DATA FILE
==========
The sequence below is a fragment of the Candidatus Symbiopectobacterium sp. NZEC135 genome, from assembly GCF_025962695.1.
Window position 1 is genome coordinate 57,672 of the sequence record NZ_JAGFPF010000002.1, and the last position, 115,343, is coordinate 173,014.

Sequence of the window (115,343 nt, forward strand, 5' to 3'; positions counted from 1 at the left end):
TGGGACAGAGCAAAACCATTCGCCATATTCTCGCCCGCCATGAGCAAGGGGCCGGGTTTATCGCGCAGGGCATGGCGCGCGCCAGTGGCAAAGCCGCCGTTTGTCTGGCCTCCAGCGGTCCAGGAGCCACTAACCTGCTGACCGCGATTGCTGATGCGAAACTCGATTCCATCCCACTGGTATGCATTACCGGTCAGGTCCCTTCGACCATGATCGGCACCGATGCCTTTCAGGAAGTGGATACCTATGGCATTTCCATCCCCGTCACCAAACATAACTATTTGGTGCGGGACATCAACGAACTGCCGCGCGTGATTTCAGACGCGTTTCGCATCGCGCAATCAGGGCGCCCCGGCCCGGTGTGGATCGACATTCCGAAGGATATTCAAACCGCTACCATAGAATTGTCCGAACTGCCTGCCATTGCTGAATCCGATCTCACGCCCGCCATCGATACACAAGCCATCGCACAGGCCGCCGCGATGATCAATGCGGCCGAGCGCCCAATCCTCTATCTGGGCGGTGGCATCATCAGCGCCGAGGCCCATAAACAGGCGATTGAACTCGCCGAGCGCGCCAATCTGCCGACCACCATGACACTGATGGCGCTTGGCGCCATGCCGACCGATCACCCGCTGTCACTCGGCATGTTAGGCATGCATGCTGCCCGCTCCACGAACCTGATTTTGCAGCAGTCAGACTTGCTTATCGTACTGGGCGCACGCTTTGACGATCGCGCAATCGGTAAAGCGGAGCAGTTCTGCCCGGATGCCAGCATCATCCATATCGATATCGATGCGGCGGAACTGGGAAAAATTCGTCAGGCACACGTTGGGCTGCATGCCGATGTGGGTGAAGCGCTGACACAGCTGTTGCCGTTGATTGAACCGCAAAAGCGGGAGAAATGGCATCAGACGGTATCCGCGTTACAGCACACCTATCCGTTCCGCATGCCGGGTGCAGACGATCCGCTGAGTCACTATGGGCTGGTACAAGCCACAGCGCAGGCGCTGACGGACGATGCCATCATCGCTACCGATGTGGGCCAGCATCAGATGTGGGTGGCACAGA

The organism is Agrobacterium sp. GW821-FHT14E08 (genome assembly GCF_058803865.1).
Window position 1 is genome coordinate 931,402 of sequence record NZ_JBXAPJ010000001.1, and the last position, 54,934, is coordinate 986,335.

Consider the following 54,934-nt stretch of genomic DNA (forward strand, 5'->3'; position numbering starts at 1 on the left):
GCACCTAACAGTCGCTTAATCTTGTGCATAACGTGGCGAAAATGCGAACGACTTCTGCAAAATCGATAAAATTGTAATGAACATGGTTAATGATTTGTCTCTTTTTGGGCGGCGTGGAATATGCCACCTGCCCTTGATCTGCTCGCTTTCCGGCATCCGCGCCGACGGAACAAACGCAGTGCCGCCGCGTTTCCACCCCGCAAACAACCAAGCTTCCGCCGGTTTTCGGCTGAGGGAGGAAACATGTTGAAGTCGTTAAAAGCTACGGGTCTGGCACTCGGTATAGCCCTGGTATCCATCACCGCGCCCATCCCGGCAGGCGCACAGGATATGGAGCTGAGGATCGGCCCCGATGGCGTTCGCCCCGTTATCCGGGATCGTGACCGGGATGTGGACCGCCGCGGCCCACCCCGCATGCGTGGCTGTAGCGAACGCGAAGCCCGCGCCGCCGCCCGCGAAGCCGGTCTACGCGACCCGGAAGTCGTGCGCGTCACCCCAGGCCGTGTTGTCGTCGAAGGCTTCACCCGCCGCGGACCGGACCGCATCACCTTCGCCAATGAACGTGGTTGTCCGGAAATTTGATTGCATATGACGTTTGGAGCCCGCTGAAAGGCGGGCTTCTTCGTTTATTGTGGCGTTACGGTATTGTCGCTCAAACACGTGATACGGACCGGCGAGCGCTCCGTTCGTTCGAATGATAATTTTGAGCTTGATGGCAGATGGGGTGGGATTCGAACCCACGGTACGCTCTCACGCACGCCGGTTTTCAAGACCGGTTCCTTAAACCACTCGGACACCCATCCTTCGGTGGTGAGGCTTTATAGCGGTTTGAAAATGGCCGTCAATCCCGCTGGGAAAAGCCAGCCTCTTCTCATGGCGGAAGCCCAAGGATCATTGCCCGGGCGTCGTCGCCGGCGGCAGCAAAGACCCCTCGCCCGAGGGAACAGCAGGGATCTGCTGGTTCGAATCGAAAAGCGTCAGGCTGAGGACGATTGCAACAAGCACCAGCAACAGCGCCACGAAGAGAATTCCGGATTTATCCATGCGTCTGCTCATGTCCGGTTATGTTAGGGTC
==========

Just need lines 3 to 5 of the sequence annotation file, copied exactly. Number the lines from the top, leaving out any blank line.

Sequence of the window (115,343 nt, forward strand, 5' to 3'; positions counted from 1 at the left end):
TGGGACAGAGCAAAACCATTCGCCATATTCTCGCCCGCCATGAGCAAGGGGCCGGGTTTATCGCGCAGGGCATGGCGCGCGCCAGTGGCAAAGCCGCCGTTTGTCTGGCCTCCAGCGGTCCAGGAGCCACTAACCTGCTGACCGCGATTGCTGATGCGAAACTCGATTCCATCCCACTGGTATGCATTACCGGTCAGGTCCCTTCGACCATGATCGGCACCGATGCCTTTCAGGAAGTGGATACCTATGGCATTTCCATCCCCGTCACCAAACATAACTATTTGGTGCGGGACATCAACGAACTGCCGCGCGTGATTTCAGACGCGTTTCGCATCGCGCAATCAGGGCGCCCCGGCCCGGTGTGGATCGACATTCCGAAGGATATTCAAACCGCTACCATAGAATTGTCCGAACTGCCTGCCATTGCTGAATCCGATCTCACGCCCGCCATCGATACACAAGCCATCGCACAGGCCGCCGCGATGATCAATGCGGCCGAGCGCCCAATCCTCTATCTGGGCGGTGGCATCATCAGCGCCGAGGCCCATAAACAGGCGATTGAACTCGCCGAGCGCGCCAATCTGCCGACCACCATGACACTGATGGCGCTTGGCGCCATGCCGACCGATCACCCGCTGTCACTCGGCATGTTAGGCATGCATGCTGCCCGCTCCACGAACCTGATTTTGCAGCAGTCAGACTTGCTTATCGTACTGGGCGCACGCTTTGACGATCGCGCAATCGGTAAAGCGGAGCAGTTCTGCCCGGATGCCAGCATCATCCATATCGATATCGATGCGGCGGAACTGGGAAAAATTCGTCAGGCACACGTTGGGCTGCATGCCGATGTGGGTGAAGCGCTGACACAGCTGTTGCCGTTGATTGAACCGCAAAAGCGGGAGAAATGGCATCAGACGGTATCCGCGTTACAGCACACCTATCCGTTCCGCATGCCGGGTGCAGACGATCCGCTGAGTCACTATGGGCTGGTACAAGCCACAGCGCAGGCGCTGACGGACGATGCCATCATCGCTACCGATGTGGGCCAGCATCAGATGTGGGTGGCACAGA

The organism is Agrobacterium sp. GW821-FHT14E08 (genome assembly GCF_058803865.1).